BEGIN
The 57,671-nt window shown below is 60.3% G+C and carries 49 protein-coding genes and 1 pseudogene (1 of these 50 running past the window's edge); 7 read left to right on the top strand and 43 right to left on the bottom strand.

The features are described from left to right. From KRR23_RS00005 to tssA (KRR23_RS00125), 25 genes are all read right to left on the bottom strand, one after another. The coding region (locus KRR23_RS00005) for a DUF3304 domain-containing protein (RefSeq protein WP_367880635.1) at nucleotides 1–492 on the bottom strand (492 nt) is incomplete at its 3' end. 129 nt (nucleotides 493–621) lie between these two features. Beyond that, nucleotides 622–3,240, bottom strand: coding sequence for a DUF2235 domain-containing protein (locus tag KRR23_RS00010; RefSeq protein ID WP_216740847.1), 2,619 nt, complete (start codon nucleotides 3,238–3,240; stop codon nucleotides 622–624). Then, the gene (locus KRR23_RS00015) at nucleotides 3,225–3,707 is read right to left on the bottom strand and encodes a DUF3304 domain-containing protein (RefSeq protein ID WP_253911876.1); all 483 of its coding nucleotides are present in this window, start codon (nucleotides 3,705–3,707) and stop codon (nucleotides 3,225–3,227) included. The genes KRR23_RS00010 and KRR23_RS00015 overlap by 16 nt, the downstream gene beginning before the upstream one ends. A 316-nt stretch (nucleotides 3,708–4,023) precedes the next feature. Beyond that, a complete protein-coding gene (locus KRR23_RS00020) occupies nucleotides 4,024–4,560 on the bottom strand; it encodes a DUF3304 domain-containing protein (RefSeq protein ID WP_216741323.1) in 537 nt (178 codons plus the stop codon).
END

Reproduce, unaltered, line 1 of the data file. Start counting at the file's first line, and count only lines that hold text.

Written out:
The 57,671-nt window shown below is 60.3% G+C and carries 49 protein-coding genes and 1 pseudogene (1 of these 50 running past the window's edge); 7 read left to right on the top strand and 43 right to left on the bottom strand.